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The kebab that says it’s summer, according to Gastrono-me's Gemma Simmonite

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If there’s one food that says ‘summer’ in our house, it’s kebabs. I say summer, but what I really mean is, the very first time the sun shines for longer than two hours in around April/May. With that delicious first feel of warmth on our faces we whip out the skewers and start threading veggies and halloumi onto them and we get grilling.

Our vegetable kebabs have always been the signal that happy summer days are on their way, even if the first taste of them for the year is with blankets to keep us warm. We have lovely memories of creating them in our very first garden in Brighton more than 15 years ago, and all because we’d purchased a chiminea. Man did we think we were fancy! And then it just became a thing, and the thrill of making and eating them has never worn off. Our daughters used to love watching us cooking them slowly on the glowing embers and then being presented with charry softened sweet vegetables, and, of course, the inevitable vying for the skewer with the most halloumi on it!

What did we ever do in this country before we imported halloumi from Cyprus?! I can remember my very first taste of the ubiquitous salty, rubbery cheese. It was in the very early 1980s and given to me by my fellow Greek Cypriot school friend, Julie Francisco (I thought she had the coolest name and her mum was called Sandra, San for short!), and she brought slices in for her breaktime snack. The cheese was safely tucked up in silver foil to keep it moist, and as I peered in, I remember thinking how strange these white chunky slices smattered with mint and oregano looked. Not like the cheese I knew at all, but with one squeaky taste I was literally smitten.

Vegetable and halloumi kebabs (56292688)
Vegetable and halloumi kebabs (56292688)

Despite being of Greek Cypriot roots, I didn’t really get to taste it again for a long time, but boy when it did appear in the supermarkets it became a constant staple in our fridge. Cooking with it for the first time was a revelation – after all I’d only nibbled it cold in a playground many years before – so you can imagine the black and white to technicolour moment when I watched it sizzle in a pan. Seeing it start to soften yet not melt, and then turn sunkissed golden!

Halloumi is, of course, a familiar ingredient in the UK now, partly I’m sure to its versatility. We not only freshly batter it at Gastron-me and serve it as fries, but we also serve it ‘Baja style’ in tacos with a zingy salsa and, of course, as these delicious kebabs that I’m sharing with you in my recipe today. It gives such a great texture and flavour for vegetarians, and it doesn’t need marinating, as say Indian paneer cheese does.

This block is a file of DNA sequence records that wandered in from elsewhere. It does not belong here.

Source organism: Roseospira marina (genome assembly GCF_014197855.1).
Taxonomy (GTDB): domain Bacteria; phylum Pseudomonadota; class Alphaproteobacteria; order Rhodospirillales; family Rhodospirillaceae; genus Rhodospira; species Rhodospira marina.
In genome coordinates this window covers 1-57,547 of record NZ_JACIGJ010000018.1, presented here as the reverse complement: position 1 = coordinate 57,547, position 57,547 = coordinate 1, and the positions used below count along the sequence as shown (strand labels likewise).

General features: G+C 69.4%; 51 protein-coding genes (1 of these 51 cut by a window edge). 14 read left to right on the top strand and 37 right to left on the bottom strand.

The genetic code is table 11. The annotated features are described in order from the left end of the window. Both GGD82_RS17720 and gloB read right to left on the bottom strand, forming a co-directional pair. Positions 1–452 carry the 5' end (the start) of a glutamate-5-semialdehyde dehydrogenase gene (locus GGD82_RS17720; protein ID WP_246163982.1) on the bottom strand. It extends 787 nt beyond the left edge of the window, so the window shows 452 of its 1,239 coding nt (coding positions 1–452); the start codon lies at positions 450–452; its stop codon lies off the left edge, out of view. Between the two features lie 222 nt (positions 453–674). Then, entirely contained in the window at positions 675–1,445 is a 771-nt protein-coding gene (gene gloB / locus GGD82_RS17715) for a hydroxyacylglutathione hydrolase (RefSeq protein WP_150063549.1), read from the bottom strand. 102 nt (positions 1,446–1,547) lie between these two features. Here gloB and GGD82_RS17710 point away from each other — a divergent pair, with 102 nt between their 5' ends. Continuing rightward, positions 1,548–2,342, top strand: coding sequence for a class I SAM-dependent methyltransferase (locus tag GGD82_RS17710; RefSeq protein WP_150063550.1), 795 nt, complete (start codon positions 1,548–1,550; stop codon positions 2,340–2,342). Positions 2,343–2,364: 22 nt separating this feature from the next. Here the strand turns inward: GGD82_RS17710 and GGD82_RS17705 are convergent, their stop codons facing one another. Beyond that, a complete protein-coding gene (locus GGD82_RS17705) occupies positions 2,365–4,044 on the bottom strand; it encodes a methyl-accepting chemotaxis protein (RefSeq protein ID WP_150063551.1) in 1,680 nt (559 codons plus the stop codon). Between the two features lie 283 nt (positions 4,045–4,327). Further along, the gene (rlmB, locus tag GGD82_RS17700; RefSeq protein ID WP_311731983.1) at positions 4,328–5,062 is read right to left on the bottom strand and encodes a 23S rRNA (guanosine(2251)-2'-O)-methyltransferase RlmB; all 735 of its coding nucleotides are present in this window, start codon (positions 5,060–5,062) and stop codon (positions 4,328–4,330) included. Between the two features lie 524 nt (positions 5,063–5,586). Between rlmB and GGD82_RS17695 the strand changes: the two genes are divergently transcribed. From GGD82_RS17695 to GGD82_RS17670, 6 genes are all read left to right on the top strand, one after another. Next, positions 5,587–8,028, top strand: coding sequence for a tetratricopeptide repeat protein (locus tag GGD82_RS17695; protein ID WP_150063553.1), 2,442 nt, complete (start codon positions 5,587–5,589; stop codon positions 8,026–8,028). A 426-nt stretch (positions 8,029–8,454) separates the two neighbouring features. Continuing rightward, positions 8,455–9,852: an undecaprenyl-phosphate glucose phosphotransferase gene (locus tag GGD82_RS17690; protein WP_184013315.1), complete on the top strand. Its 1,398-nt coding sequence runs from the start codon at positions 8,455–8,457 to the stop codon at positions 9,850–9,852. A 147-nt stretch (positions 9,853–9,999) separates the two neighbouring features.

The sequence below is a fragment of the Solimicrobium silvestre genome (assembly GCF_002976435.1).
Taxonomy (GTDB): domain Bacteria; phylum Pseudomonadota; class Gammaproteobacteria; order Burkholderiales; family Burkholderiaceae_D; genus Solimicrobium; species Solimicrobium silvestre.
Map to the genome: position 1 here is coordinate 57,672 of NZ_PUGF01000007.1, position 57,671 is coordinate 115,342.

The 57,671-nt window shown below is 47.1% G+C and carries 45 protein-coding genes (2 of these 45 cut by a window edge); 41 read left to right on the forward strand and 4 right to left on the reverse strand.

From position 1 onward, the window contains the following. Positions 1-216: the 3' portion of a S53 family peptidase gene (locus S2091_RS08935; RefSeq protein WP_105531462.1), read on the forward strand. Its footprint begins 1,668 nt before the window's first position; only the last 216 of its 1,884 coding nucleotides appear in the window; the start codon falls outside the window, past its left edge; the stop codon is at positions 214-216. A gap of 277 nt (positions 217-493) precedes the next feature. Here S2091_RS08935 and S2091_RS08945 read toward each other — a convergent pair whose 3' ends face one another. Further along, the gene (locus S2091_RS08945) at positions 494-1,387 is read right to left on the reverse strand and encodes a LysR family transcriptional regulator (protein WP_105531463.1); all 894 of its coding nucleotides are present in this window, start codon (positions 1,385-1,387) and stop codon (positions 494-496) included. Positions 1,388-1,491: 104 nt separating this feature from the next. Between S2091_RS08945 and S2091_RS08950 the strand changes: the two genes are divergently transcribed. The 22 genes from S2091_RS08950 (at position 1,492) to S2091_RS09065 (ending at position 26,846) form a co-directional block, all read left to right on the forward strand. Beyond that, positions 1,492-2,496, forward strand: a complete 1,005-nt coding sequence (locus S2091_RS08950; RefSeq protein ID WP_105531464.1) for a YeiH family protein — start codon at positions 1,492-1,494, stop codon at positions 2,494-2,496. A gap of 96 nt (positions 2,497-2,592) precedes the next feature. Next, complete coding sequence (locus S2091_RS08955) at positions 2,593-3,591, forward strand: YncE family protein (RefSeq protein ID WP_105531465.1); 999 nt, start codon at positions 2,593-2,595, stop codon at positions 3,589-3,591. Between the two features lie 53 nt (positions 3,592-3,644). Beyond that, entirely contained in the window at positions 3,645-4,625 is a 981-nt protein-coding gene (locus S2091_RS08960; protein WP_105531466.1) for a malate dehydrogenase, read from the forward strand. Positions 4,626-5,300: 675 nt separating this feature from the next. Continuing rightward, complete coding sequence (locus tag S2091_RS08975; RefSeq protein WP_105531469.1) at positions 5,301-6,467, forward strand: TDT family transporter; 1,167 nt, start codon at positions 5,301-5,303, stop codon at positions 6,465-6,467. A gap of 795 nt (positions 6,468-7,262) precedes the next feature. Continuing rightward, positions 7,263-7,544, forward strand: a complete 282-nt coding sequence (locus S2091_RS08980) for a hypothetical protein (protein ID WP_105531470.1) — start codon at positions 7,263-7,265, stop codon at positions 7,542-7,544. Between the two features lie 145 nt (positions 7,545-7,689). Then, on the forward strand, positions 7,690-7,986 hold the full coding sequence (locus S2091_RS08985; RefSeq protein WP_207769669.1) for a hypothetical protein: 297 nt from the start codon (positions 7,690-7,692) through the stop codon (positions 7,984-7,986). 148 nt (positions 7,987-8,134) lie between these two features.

In the UK, we are actually the biggest consumers in the world of this briny sheep’s cheese, with Sweden a close second, and we consume well over 12,000 tonnes of it in a year! Last year, I was delighted that Cyprus finally gained their PDO (protected designation of origin) status after years of lobbying – which means only halloumi made in Cyprus can actually be called halloumi – as with Parmigiano-Reggiano cheese, Champagne or Jersey Royals.

And despite its shaky times during the pandemic, where we lumbered Cyprus with a massive overstock of a six million kilo halloumi mountain, its production sales continue to boom thanks to investment and secure supply systems. Which all means we can hopefully continue to enjoy this amazing cheese indefinitely.

These vegetable and halloumi skewers don’t require a lot of flavour as the grill cooking really brings the flavour out in the vegetables, but Mike created a delicious balsamic marinade that really helps make the flavour sing out even further. You can cut your vegetables the day before and store them in the marinade, then just thread them on the day you wish to grill. We sometimes simply eat them off the stick, but more often than not make more of a meal of it, as we do in the restaurant, serving them on hummus-smeared warmed flatbreads with kebab pickles and crunchy fresh salad leaves.

I really hope you enjoy your May bank holiday, and if we have the weather (or not) I urge you to try them.

Ready for cooking vegetable and halloumi kebabs (56292690)
Ready for cooking vegetable and halloumi kebabs (56292690)


Ingredients for the skewers:

1 small white onion, and 1 red onion, chopped into bitesize pieces

3 mixed colour peppers, chopped into bitesize pieces

250g chestnut mushrooms, quartered

1 small punnet of cherry tomatoes

1 block of halloumi

Mike’s marinade:

This makes quite a lot, but you can keep it in a jar in the fridge for up to a week as it makes a delicious salad dressing.


150ml olive oil

50ml balsamic vinegar

2 cloves of crushed garlic

2 heaped teaspoons of English mustard

1½ teaspoons of tomato purée

1 tablespoon of lemon juice

1½ teaspoons of honey

2 drops of tabasco sauce

A pinch of chilli flakes

A good pinch of salt

A couple of grinds of black pepper


Whisk all the marinade ingredients together, and season to taste.

Put all the prepared vegetables and cheese into a large bowl, pour over the marinade until everything is coated. You can leave this overnight, but if in a rush an hour will do.

Heat your grill to white coal heat, then add the skewers. Let them cook on one side for about 6-8 minutes before turning, this will prevent tearing off any delicate halloumi. Keep gently turning the skewers until the vegetables are softened and lightly charred, you can baste with marinade for extra flavour.

Serve as they are or in warmed split pittas or flatbreads smeared with hummus or tzatziki.

Gemma is executive chef and co-creator of Gastrono-me, Abbeygate Street, Bury St Edmunds

Call 01284 277980

Visit www.gastrono-me.co.uk